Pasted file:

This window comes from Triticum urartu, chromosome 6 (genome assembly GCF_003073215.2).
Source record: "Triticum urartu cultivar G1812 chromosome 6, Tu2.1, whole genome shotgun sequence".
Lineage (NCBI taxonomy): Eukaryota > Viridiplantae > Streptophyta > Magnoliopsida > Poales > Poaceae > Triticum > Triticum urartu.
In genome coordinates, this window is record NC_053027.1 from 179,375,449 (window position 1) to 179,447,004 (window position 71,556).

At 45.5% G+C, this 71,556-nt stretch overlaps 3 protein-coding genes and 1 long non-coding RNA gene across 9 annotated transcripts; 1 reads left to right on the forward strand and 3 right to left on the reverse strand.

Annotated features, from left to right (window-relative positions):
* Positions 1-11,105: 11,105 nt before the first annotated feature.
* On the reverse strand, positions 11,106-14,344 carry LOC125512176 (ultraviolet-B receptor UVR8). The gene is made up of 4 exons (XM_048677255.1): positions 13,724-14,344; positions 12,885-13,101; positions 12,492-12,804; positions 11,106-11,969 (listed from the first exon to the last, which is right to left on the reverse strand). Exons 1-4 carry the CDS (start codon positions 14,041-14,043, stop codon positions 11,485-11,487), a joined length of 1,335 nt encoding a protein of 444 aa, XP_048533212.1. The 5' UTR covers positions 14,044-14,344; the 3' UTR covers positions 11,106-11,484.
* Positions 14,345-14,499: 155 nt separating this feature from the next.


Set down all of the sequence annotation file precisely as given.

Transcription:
This window comes from Triticum urartu, chromosome 6 (genome assembly GCF_003073215.2).
Source record: "Triticum urartu cultivar G1812 chromosome 6, Tu2.1, whole genome shotgun sequence".
Lineage (NCBI taxonomy): Eukaryota > Viridiplantae > Streptophyta > Magnoliopsida > Poales > Poaceae > Triticum > Triticum urartu.
In genome coordinates, this window is record NC_053027.1 from 179,375,449 (window position 1) to 179,447,004 (window position 71,556).

At 45.5% G+C, this 71,556-nt stretch overlaps 3 protein-coding genes and 1 long non-coding RNA gene across 9 annotated transcripts; 1 reads left to right on the forward strand and 3 right to left on the reverse strand.

Annotated features, from left to right (window-relative positions):
* Positions 1-11,105: 11,105 nt before the first annotated feature.
* On the reverse strand, positions 11,106-14,344 carry LOC125512176 (ultraviolet-B receptor UVR8). The gene is made up of 4 exons (XM_048677255.1): positions 13,724-14,344; positions 12,885-13,101; positions 12,492-12,804; positions 11,106-11,969 (listed from the first exon to the last, which is right to left on the reverse strand). Exons 1-4 carry the CDS (start codon positions 14,041-14,043, stop codon positions 11,485-11,487), a joined length of 1,335 nt encoding a protein of 444 aa, XP_048533212.1. The 5' UTR covers positions 14,044-14,344; the 3' UTR covers positions 11,106-11,484.
* Positions 14,345-14,499: 155 nt separating this feature from the next.